Chicago sports fans are all too familiar with the “rebuild”. The Cubs seemed to be an eternal rebuild for the better part of 108 years (albeit with a few strong teams scattered in). The White Sox, notice they are not being excluded here Pat Sajak, have been stuck in a rebuild vs reload cycle since their 2005 title. The Bears have been attempting to rebuild since their Super Bowl XLI loss to Peyton Manning and the Colts. The Bulls started their rebuild-which has taken shape much faster than most expected – with a draft day blockbuster trade of Jimmy Butler to the Tom Thibodeau Minnesota TimberBulls (shout-out Big Cat). Of the four major sports teams, only the Blackhawks have gone without a “rebuild” over the last several years. Up to this point, Stan Bowman and Co. had become masters of retooling on the fly, of piecing together the right supporting cast to compliment the often-dominant core. That was until things changed this season.
Enter the unannounced rebuild of the Chicago Blackhawks.
The 2016-17 season came and went with the Hawks cruising through the regular season and entering the playoffs with the highest point total in the Western Conference. Then it all went so horribly wrong. A 4 game sweep at the hand of the Nashville Predators in which the Blackhawks were outscored 13-4. The press conference following the end of the year, saw an emotional Stan Bowman declare that changes had to be and would be made and that the performance was unacceptable. This was expected and most Hawks fans figured the looming offseason would see additions of some strong role players that would help the team return to making another deep playoff run. That was exactly the approach that the front office took in bringing back Brandon Saad, Patrick Sharp and going young on the defensive side. As the year has progressed, the outlook for this team has gone from the cheerfully optimistic, to missing expectations, and now the realization that they are just flat bad.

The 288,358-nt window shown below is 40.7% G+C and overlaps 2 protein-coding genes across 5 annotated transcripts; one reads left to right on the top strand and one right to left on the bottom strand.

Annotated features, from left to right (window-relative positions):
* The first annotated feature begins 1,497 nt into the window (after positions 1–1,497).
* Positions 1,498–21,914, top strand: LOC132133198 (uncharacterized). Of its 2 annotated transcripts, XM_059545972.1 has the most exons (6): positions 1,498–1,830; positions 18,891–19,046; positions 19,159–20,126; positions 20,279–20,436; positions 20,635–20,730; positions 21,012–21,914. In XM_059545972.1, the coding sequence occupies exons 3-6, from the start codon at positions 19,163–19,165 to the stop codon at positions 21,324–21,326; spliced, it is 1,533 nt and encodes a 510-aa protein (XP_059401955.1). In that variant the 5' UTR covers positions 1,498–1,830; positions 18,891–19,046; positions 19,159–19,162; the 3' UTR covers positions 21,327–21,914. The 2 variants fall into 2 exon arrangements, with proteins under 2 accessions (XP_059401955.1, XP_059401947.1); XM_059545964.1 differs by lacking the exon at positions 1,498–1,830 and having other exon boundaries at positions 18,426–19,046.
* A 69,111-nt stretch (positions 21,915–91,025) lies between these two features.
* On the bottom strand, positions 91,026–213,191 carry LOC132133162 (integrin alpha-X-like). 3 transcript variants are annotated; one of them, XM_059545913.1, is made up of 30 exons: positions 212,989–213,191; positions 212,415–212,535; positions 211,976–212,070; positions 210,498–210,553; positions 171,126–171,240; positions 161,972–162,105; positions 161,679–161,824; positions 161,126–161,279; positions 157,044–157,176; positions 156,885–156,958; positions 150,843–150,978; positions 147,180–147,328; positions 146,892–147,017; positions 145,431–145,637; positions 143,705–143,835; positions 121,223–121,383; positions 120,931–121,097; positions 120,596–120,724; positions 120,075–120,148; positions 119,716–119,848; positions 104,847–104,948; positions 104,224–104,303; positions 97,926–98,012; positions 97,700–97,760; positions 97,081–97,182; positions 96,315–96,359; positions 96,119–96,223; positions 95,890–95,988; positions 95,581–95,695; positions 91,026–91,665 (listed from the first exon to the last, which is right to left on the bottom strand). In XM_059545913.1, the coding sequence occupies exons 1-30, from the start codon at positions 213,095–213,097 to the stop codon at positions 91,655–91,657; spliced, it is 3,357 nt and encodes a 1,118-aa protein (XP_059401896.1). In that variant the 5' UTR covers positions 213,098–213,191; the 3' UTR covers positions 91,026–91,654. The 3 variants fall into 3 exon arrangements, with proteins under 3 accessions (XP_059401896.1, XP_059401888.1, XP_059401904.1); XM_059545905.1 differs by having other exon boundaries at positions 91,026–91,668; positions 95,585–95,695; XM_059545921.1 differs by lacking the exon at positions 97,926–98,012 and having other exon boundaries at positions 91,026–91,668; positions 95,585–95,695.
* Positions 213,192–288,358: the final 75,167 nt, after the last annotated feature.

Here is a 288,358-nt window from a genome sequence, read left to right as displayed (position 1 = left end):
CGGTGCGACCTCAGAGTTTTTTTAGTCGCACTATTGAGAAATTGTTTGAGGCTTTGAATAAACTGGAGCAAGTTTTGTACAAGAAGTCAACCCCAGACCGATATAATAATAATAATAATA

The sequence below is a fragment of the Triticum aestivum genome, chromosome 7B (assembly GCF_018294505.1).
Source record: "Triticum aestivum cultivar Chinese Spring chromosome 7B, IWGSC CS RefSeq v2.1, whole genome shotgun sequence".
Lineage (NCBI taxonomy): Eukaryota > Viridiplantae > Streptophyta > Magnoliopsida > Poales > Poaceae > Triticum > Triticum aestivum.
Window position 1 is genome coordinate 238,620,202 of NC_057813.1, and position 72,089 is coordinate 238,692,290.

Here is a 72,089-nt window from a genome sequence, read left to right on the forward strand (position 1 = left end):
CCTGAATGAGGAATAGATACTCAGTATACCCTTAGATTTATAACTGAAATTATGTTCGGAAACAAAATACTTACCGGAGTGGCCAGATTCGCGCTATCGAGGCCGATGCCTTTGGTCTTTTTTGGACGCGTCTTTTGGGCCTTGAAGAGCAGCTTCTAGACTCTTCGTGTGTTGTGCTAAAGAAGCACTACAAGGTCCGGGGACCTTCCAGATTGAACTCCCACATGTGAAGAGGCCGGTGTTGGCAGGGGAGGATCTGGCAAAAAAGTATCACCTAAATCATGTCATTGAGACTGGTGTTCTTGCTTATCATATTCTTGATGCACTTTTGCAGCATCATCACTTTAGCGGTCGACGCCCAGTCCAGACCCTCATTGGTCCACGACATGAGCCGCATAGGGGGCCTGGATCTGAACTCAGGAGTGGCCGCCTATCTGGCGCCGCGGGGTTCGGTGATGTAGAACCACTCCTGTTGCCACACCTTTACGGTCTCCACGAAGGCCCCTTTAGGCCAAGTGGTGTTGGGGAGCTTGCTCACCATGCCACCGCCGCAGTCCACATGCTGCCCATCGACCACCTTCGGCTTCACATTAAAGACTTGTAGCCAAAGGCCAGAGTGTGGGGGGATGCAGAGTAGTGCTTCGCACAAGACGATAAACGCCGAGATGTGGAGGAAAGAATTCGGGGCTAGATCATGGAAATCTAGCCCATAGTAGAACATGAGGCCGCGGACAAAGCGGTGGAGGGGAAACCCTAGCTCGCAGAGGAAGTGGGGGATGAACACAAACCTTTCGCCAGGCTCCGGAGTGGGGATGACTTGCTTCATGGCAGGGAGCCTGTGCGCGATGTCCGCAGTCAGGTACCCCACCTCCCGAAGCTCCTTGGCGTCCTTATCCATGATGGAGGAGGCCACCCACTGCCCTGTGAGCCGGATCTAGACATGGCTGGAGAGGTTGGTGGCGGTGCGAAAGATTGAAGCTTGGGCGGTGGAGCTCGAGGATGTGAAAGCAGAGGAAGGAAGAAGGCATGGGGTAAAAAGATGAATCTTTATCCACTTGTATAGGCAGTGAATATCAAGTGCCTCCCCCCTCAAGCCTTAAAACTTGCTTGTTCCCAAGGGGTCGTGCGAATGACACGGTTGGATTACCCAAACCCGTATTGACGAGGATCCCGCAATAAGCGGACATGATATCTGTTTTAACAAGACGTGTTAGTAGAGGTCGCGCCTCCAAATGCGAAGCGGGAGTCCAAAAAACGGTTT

As we stand today, the Blackhawks are 24-25-8 and sit 12 points out of the final playoff spot in the West. Bowman stated at a recent presser that the Hawks in fact would not be buyers at the upcoming deadline. This is the first time in 9 years the organization approaches the trading deadline with any approach other than adding pieces for a Stanley Cup run.
What does this leave as the alternative?
One that was unexpected and unannounced prior to the season as most, if not all the aforementioned Chicago versions have been. This was not planned. This was not prepared for. Rather the Blackhawks and their fans have seen the window for championship contention slammed shut. Closed so quickly and forcefully in fact, that there are even several members of the city’s media throwing around the idea of moving Johnathan Toews. Such an idea would have caused organized protests in years past yet now it’s a thought that doesn’t even cause pause.
The Blackhawks run of dominance surely appears over. For the first time there is talk from management about having to reconvene over the off-season and determine the path of the franchise. A few short months ago everything seemed primed and ready for another strong season led by the veteran core and aided with the new and younger supporting cast. The current state has me wondering if guys like Toews and Kane will be wearing different jerseys in the coming years.